Sauerkraut, or fermented cabbage, has been prized for its delicious taste and health giving qualities since the Roman times in the 3rd century BC.
The advantages of lacto-fermentation for vegetables go well beyond those of preservation and storage. In fact, sauerkraut has been the object of various studies that have indeed confirmed this traditional delicacy is indeed a life-giving superfood.
While you may be tempted to skip making it yourself, be aware that commercially produced sauerkraut and pickles are pasteurized to allow for shelf life and transportation.
Unfortunately this process, as well as the sodium benzoate commonly used as a preservative, kills off all the beneficial bacteria produced in the fermentation process, thus defeating the purpose of eating this superfood for health reasons.
Making your own sauerkraut is fun and very easy to master at home. All you need is a whole organic cabbage, sea or celtic salt, a croc and a knife or food processor. That’s it!
Health Benefits of Sauerkraut
Many studies have now confirmed that sauerkraut is an exceptional source of lactic acid bacteria, especially lactobacillus plantarum, brevis and rhamnosus, and new species are being recorded all the time.
These good bacteria in turn provide the following benefits:
- Promote growth of healthy intestinal flora
- Produce helpful enzymes that enhance digestion and assimilation of protein
- Normalize the acidity of the stomach (increase it if too low and decrease it if too high)
- Produce large amounts of choline, which helps metabolism of fats
- Produce acetycholine, which helps reduce blood pressure and promotes good sleep as well as stimulating intestinal peristalsis, making sauerkraut an ideal remedy for constipation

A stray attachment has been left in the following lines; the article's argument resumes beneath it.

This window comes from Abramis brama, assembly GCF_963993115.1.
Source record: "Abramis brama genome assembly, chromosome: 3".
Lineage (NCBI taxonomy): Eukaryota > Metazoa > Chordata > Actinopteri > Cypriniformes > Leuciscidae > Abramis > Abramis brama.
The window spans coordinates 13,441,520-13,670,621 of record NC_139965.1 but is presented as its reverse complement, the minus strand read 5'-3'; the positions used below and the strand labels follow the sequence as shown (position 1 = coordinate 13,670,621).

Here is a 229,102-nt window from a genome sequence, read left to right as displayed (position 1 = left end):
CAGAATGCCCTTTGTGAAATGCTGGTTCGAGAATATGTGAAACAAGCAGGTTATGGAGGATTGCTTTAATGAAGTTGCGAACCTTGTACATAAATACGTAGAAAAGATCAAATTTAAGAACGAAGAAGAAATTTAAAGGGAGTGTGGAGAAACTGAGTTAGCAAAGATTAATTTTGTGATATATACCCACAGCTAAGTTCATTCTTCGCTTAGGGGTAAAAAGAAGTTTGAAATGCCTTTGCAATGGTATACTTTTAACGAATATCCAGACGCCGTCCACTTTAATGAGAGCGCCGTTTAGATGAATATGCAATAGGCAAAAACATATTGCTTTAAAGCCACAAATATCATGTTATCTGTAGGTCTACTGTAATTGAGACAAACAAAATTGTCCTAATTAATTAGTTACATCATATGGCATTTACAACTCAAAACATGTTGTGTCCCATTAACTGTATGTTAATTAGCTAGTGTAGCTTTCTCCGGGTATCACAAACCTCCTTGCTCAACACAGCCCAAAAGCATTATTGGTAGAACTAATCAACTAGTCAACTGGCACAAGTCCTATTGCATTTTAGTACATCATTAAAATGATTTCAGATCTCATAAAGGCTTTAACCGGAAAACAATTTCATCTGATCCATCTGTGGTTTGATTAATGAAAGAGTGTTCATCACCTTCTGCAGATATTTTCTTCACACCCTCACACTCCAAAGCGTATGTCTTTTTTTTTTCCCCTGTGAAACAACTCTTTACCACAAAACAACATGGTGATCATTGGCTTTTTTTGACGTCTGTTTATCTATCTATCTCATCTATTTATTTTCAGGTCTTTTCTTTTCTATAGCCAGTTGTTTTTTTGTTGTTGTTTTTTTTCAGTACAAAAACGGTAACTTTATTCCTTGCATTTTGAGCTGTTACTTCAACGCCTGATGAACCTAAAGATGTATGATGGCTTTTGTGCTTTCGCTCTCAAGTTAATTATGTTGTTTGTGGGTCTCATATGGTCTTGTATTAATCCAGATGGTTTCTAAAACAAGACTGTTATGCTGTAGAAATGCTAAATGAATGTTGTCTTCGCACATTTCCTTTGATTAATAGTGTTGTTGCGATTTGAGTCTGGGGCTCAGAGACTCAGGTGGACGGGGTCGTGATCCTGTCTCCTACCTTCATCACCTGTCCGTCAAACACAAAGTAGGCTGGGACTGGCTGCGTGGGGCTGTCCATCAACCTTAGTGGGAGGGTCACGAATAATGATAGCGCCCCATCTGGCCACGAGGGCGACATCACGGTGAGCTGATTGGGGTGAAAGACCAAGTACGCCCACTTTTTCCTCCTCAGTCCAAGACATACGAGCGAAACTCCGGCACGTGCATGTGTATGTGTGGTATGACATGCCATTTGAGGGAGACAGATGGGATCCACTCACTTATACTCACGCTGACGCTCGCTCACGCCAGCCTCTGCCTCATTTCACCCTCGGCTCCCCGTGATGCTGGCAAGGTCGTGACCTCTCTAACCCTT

- Sauerkraut has also been shown to induces phase II liver detoxification
Fermented vegetables are a great accompaniment to any meal, and complement meat and fish particularly well, thanks to their digestion-enhancing qualities.
The tangy flavour of sauerkraut or other lacto-fermented veggies can be an acquired taste for some so if you are not so keen on eating them as a condiment, you might like to add a spoonful to your stir fry or casserole just before serving. Just ensure that the food is not too hot or you’ll kill off the beneficial bacteria.
A great way to introduce this life giving food to fussy children is to add a teaspoon of sauerkraut juice to soups, stews or smoothies and gradually increase the quantity. Once their tastebuds have become used to the tangy taste you can try them with a few strands of sauerkraut.
As a naturopath, I have seen countless chronic cases of digestive issues and recurrent upper respiratory infections resolved by transitioning to a traditional, nutrient-dense diet as recommended by the teachings of Dr Weston A Price and the introduction of lacto-fermented vegetables in the daily diet.